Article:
Tire pressure can drop along with the air temperature, losing up to one pound per square inch with every 10-degree drop in air temperature. Underinflated tires can make it more difficult to stop and handle in winter conditions, so you definitely want to make sure you keep them inflated at the correct level.

Keep Your Car in Good Condition

Besides putting together a car safety kit and ensuring your tires are ready for winter, there are several other steps you should take to prepare your car for extreme conditions.

Here are some additional steps you should take to keep your car in good condition for winter driving, according to U.S. News and Autotrader:

  • Check your engine coolant/antifreeze levels. Antifreeze keeps your engine from freezing, which is particularly important if you’re stranded. Over time, this liquid will gradually get used up, so it should be checked every 3 to 6 months. You can purchase a kit for checking your engine coolant levels at most auto supply stores. You can also check your antifreeze levels by following the instructions in your car’s manual.
  • Use winter windshield wiper fluid. Regular fluid that you use in warmer seasons can freeze quickly upon contact with your windshield. Winter fluid won’t freeze and helps loosen ice and snow from your windshield, making it much easier to keep things clear.
  • Switch to a winter-grade oil at your next oil change. In general, the colder the weather, the thinner you want the oil in your engine to be. Ask your mechanic about switching, and make sure you’re getting regular oil changes.
  • Check your battery. It’s usually more difficult for a battery to operate in cold weather than warm weather. We recommend having a volt test performed on your battery before winter starts to make sure it’s strong enough to start in cold winter temperatures. If it isn’t, replace it as soon as possible. You don’t want to be left with a car that won’t start in a cold parking lot this winter.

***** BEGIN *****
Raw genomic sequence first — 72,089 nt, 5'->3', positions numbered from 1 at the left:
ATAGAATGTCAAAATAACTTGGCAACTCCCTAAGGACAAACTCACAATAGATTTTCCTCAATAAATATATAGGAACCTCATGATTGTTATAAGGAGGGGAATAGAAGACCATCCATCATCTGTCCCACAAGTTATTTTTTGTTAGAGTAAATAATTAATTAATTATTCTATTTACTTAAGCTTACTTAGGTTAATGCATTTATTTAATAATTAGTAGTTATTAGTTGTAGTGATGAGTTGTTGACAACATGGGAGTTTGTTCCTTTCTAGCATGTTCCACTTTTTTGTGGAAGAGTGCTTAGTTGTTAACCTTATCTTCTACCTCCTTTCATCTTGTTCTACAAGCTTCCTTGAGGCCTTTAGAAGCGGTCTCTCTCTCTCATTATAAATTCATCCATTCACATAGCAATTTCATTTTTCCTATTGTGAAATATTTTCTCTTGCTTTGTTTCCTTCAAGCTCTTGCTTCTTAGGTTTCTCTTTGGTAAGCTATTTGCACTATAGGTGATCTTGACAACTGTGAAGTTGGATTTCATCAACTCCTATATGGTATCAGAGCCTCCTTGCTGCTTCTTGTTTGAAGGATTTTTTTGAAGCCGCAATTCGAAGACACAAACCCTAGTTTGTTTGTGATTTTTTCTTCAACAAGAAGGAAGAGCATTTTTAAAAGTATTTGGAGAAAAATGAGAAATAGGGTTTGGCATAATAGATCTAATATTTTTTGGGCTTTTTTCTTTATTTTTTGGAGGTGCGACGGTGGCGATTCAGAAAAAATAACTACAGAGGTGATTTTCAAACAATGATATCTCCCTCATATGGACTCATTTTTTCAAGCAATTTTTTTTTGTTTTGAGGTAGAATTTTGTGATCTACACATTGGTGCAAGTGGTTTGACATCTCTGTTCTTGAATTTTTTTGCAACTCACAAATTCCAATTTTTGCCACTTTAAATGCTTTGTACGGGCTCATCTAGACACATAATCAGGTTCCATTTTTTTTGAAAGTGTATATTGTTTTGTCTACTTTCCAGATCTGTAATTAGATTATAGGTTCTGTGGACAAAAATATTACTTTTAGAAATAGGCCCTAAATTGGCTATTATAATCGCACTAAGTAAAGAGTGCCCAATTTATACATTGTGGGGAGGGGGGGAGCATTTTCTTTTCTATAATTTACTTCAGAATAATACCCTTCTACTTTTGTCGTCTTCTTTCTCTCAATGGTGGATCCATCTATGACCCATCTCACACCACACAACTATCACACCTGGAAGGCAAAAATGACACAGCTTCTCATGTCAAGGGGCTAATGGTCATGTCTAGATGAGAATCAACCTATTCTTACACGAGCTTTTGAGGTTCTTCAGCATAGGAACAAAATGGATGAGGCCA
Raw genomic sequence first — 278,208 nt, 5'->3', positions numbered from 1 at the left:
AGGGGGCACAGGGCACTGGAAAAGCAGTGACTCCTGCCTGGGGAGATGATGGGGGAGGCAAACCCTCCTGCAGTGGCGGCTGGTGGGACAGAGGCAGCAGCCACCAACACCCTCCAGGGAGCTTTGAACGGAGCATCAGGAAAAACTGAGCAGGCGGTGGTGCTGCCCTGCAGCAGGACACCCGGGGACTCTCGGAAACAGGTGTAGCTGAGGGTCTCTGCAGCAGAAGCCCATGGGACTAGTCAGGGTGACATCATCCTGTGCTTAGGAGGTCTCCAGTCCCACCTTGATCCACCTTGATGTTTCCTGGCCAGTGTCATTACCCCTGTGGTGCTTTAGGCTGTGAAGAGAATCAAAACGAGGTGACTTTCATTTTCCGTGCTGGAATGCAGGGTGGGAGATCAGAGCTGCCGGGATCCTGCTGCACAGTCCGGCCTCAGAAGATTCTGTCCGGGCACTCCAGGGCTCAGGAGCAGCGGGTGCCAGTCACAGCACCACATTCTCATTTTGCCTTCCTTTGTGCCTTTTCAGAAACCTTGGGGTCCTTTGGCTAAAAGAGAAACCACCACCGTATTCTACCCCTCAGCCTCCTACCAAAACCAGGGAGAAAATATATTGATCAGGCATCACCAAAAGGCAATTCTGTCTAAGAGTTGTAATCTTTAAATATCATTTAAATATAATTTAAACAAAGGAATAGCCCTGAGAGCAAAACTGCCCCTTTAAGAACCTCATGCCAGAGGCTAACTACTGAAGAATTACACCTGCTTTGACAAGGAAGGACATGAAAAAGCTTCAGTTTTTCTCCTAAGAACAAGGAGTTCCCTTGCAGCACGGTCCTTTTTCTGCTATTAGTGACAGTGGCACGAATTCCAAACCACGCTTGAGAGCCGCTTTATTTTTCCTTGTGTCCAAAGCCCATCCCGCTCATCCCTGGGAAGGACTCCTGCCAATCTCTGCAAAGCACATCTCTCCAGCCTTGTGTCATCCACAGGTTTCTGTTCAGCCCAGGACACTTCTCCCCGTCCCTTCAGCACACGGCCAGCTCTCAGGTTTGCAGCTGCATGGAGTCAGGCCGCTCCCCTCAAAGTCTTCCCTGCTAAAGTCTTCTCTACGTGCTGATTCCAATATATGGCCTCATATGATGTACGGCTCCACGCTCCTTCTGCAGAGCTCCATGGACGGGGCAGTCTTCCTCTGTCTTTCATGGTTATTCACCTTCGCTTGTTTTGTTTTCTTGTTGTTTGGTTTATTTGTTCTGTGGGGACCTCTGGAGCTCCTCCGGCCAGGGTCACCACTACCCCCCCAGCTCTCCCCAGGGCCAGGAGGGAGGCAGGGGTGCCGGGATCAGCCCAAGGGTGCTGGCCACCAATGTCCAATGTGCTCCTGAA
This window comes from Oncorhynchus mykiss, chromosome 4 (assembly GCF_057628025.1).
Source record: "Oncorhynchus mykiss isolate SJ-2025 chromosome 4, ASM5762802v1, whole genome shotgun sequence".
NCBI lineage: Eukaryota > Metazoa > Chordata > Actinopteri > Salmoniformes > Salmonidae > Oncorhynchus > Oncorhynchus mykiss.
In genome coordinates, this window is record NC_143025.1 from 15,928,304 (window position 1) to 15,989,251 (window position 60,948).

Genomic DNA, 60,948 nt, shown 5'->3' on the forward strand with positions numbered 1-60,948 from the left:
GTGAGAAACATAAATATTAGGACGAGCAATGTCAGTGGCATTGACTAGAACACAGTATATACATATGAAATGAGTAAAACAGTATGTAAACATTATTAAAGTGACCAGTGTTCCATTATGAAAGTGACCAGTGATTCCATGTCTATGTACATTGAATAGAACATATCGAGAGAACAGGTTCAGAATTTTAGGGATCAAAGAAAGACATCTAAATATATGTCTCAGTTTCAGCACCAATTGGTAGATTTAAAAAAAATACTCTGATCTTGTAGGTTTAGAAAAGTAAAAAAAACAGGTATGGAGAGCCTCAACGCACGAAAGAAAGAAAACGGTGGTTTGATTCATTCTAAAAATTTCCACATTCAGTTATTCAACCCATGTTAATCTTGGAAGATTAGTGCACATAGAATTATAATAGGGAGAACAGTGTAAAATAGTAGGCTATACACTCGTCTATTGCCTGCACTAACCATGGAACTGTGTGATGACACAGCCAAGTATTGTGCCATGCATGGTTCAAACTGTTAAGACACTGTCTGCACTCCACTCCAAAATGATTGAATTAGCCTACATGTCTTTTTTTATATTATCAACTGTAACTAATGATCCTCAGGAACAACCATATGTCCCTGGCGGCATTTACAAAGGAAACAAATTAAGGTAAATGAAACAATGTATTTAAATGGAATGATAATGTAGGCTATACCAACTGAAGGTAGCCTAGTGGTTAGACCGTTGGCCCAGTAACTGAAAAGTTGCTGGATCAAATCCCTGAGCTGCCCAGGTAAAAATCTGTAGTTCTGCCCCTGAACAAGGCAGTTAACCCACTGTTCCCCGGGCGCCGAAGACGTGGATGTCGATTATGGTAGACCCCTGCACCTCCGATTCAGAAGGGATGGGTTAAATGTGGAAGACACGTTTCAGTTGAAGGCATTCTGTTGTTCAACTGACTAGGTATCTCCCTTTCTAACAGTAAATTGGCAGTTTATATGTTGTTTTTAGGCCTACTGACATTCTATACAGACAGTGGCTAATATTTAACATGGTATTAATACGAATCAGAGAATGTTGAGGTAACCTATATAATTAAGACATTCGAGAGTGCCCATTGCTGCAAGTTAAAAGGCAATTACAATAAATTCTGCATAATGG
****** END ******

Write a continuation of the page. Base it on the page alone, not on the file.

car battery test winter
Drivers should make sure their car battery is in proper working condition to avoid getting stranded during the winter. [Image: YouTube]
  • Make sure your defroster and climate control are working properly. This is crucial for comfort and safety in the winter. The heat will warm you up while preventing windows from fogging, and the defroster will keep your windows from icing up.
  • Check that all of your car lights are in good shape. Snowy conditions can make for low visibility, and with limited daylight during the winter, you want to make sure other drivers can always see your car–and you can see them.
  • Don’t drive in bad weather with less than half a tank of gas. It’s a good idea to always have gas in your tank just in case you face an emergency situation on the road and need to keep the car on for heat. And according to Autotrader, a full tank may prevent accumulated water from freezing inside your fuel pump.
  • Consider a remote starter. While not a necessity, it makes the morning commute much better — and can help you remove snow and ice from your car more quickly when you’re rushed before work.

What are your best tips for preparing your car for winter? Let us know in the comments.